There are those moments in life when you are faced with a decision. This decision will change the course of your life forever. We face decisions every day such as what shirt to wear to work, but nothing about that decision has much importance. My life wouldn’t be different whether I wear a blue polo or white button up.
A few years ago, I faced a different kind of decision, one that had real importance. I had recently lost my job working at the bank. Due to my lack of a college education, my options were limited. No one was hiring at the time. Soon, letters arrived at my house saying they were about to turn off my electricity, or my gas, or my water. I barely had enough money to feed my family, but even that was becoming difficult.
I didn’t know what to do. I needed money, and it seemed as though I had no other options.
Early one morning, I arrived at the gas station. I didn’t need gas. My car was full. I sat in the parking lot running through my plan, occasionally glancing over at the bag sitting in the passenger seat.
The car continued to run while I remained in thought. Fear filled my mind as I began to imagine what would happen if I wasn’t successful, if I was caught. My children would be without a father, my wife without a husband. My trembling hands reached down to put the car in reverse. Maybe I could back out of this.
But I left it in park. This was my only hope of providing for my family.
The moment had come. I reached into the bag to prepare myself for what I was about to do, but before I pulled the gun out, I paused for one last moment. Is this what I had become? A thief? A tear began to fall down my cheek when I heard a tap on my window.
I saw a silhouette of an old man, his features darkened by the morning sun shining around him. I shifted in my seat to see him better. Judging by his appearance and the sign he held in his hand, the man was a drifter. He wore ragged clothes, dull and dirty from overuse. His yellow fingernails looked as though they hadn’t been trimmed in years.
He tapped on the window again and spoke, but I couldn’t understand his muffled voice. I rolled down the window to hear him better, only to catch my first real glimpse of the drifter’s face. He had a thick beard, colored from what seemed to be leftovers of past meals. The hair on his head was dirty and matted. I could tell it had been a scarlet color at one time but now was worn out from time. As I looked at him my eyes moved to meet his. He smiled a radiant smile, bright and pure unlike the rest of him.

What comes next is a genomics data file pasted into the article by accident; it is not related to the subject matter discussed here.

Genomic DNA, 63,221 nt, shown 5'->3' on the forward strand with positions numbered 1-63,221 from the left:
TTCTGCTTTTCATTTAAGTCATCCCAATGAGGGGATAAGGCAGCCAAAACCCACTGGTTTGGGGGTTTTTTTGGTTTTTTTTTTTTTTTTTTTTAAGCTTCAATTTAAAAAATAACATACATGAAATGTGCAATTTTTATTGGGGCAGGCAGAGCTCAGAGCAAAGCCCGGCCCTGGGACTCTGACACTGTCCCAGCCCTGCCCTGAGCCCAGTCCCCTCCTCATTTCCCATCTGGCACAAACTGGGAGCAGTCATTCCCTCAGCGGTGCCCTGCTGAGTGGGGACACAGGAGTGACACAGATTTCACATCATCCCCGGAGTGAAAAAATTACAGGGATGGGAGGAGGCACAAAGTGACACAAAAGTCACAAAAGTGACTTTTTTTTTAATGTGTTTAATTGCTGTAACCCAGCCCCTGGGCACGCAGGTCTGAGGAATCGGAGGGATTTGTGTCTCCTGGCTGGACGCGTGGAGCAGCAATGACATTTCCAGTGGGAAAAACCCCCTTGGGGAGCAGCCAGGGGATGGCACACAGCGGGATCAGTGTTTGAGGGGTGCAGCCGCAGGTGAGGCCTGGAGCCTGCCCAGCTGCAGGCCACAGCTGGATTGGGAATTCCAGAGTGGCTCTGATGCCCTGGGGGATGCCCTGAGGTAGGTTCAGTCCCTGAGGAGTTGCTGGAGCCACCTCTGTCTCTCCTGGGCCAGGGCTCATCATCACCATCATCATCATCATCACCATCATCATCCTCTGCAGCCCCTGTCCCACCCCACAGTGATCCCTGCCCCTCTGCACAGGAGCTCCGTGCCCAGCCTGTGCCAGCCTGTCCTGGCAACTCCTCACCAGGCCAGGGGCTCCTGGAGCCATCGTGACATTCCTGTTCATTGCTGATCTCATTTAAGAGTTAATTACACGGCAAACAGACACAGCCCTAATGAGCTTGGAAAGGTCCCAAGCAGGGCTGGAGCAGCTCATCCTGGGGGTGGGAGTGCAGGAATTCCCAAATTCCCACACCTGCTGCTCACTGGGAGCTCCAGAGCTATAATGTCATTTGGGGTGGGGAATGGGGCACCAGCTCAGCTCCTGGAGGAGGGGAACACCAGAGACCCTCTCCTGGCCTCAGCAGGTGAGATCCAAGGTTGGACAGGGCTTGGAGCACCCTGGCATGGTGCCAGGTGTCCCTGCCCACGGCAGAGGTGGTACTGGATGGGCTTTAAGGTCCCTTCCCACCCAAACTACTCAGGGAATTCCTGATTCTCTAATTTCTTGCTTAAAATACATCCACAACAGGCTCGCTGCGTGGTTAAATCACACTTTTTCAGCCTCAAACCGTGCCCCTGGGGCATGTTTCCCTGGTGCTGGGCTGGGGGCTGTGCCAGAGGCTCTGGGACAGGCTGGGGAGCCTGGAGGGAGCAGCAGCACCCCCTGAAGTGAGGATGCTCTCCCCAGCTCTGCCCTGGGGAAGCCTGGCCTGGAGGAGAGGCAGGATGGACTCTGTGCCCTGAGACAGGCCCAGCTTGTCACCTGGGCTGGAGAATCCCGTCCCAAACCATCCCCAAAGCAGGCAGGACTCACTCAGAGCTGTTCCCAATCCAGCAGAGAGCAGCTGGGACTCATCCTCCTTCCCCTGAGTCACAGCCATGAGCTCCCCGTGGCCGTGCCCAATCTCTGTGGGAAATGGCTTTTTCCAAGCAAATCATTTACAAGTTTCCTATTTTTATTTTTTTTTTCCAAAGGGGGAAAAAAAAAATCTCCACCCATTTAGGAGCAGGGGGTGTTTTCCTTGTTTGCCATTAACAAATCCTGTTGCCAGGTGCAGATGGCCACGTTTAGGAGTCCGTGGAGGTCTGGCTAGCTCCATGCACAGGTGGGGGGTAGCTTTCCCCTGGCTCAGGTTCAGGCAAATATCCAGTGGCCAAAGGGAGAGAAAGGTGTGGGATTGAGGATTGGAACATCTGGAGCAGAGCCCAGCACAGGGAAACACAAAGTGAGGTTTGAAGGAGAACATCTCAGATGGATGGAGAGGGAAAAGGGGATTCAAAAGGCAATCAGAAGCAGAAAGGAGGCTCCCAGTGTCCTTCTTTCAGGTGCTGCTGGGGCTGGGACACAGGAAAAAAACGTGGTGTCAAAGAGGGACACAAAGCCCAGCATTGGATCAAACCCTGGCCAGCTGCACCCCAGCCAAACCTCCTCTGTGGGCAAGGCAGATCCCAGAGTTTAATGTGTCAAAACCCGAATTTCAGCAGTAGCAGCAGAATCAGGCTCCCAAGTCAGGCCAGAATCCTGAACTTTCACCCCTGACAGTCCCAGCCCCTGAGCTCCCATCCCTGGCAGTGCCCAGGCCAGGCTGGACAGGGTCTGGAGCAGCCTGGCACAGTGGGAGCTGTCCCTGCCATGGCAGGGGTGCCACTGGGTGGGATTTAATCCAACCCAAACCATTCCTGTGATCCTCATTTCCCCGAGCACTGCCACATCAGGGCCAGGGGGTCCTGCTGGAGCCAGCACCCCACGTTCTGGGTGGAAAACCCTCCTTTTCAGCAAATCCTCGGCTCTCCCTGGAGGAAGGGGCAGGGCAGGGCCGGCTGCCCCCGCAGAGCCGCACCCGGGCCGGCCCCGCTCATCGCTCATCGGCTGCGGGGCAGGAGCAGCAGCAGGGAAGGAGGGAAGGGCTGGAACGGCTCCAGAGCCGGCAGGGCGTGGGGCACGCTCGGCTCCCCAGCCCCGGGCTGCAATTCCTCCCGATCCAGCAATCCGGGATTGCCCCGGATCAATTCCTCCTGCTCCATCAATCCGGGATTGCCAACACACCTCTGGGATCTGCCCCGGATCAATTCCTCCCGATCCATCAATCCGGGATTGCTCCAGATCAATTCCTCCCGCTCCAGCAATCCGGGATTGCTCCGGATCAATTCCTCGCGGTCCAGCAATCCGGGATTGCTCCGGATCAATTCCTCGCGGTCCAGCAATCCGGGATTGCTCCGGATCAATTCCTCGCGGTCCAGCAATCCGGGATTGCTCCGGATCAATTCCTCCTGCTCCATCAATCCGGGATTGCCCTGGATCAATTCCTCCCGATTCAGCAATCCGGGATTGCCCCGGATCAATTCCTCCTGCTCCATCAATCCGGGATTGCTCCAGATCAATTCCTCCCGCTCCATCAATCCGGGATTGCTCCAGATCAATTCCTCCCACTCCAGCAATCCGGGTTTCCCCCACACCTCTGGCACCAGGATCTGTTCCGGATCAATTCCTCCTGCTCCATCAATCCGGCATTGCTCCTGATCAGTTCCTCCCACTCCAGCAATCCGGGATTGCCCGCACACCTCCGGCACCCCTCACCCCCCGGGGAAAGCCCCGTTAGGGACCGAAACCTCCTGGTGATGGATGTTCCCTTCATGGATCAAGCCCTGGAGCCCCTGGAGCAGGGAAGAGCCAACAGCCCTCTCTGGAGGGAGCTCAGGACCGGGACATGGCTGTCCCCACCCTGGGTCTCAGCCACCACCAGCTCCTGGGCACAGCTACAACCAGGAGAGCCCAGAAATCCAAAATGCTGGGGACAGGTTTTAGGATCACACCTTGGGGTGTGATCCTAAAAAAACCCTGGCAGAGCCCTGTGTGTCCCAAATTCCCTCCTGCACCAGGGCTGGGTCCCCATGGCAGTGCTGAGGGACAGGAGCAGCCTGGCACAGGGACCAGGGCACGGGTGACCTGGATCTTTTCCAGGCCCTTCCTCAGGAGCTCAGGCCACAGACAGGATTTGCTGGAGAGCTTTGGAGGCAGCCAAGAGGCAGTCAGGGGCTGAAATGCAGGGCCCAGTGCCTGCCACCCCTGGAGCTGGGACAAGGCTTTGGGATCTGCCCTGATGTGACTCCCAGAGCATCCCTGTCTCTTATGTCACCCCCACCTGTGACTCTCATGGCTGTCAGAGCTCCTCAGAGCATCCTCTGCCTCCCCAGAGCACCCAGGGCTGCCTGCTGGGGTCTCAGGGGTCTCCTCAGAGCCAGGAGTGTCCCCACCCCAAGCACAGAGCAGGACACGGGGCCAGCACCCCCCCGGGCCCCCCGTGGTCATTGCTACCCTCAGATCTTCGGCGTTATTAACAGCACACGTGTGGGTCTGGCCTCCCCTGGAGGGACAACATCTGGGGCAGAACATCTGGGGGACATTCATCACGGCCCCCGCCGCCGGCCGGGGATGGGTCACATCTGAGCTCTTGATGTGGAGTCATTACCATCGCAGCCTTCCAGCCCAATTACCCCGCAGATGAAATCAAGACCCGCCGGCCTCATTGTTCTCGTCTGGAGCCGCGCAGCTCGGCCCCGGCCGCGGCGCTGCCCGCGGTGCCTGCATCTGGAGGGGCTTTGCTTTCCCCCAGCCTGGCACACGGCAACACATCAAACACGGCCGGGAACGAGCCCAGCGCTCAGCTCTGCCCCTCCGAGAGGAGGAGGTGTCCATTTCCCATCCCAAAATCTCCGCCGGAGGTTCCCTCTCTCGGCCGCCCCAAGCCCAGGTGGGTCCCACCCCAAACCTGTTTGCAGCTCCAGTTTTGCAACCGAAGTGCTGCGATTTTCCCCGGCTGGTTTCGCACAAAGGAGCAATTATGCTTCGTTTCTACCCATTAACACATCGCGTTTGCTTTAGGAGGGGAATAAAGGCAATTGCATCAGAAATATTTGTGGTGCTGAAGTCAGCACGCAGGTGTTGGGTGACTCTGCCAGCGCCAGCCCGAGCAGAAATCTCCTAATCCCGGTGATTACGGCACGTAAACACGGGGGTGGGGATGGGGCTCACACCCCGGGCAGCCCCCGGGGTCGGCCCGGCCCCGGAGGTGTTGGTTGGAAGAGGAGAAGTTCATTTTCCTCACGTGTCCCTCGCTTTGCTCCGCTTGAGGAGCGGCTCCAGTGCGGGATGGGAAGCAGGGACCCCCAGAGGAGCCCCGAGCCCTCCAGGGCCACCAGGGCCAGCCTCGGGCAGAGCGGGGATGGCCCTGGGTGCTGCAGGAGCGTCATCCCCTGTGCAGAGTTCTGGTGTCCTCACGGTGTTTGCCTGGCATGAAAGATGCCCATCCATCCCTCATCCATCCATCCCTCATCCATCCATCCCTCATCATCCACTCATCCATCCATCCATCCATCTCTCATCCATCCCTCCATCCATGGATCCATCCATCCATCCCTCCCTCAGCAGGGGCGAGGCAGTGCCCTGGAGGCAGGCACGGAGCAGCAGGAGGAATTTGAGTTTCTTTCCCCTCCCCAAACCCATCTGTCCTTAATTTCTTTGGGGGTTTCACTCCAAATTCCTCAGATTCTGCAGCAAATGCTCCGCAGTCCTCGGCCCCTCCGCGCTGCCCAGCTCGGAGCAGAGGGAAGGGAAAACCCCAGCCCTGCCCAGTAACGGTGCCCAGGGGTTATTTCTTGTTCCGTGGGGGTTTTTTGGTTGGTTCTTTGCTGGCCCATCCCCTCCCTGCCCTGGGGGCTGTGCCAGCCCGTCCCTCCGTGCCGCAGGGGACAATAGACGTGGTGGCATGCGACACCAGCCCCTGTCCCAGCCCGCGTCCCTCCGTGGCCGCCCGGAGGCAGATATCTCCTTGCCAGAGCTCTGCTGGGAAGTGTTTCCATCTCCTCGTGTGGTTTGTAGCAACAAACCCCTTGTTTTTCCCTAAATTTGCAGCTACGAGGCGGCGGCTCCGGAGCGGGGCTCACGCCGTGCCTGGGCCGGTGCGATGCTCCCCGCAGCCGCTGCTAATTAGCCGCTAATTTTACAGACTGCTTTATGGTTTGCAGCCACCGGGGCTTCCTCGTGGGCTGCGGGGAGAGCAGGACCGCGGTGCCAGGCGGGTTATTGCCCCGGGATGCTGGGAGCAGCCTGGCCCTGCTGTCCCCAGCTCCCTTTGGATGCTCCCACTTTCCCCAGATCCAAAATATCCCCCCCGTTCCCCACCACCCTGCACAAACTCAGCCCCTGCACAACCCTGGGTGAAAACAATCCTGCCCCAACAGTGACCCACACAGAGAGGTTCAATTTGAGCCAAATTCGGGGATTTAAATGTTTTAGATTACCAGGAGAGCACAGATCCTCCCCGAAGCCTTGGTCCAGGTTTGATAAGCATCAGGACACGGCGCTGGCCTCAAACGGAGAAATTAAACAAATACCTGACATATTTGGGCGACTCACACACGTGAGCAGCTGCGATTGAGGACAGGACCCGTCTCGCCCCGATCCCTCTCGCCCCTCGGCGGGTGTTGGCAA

“Young man, would you happen to have any spare change?” he asked me.
I simply shook my head. Money was the last thing I could afford to provide him. I began to roll up the window when he put out his hand to stop it. My already racing heart began to beat even faster. What was this man about to do? I could protect myself if needed, but then he spoke again.
“I know why you’re here,” he uttered.
How could he know? More tears fell down my face. With fragmented words I tried to tell him my story. I can’t explain why I needed to explain myself to him, I didn’t know the man. There was just something about him that made me feel a sense of peace for the first time in weeks.
Before I could finish my first sentence, he stopped me and said, “I know, son.” He then looked at me the way a father looks at his child, smiled his beautiful smile, and reached into his pocket. The old man pulled out an envelope and held it out for me.
“Take it,” he said. “This should help.”
I took it from his hands and opened pulled open the seal. Inside the envelope was full of money.
I couldn’t take it. I might have needed the money, but I would feel terrible taking money from a homeless man. Before I could refuse his help, I looked up to see he was gone. I stepped out of my car to search for him, but he was nowhere near. It was as if he was a ghost, here one second and gone the next. Overwhelmed from everything that just occurred, I fell to my knees and began sobbing.
The money was enough to cover me for two months, and during that time I found another job. I haven’t seen the old man since that day, and I doubt I ever will. But I’ll never forget him. He saved my life.
After reading Start by Jon Acuff, I decided I needed to do something more to pursue my dream of being a writer. I thought it might be fun to take a creative writing class, so after I finished reading one night I did a Google search for creative writing in Amarillo. I was surprised to see Amarillo College had one starting within two weeks. By the way, if you feel like you are missing out on a dream of yours, check his book out.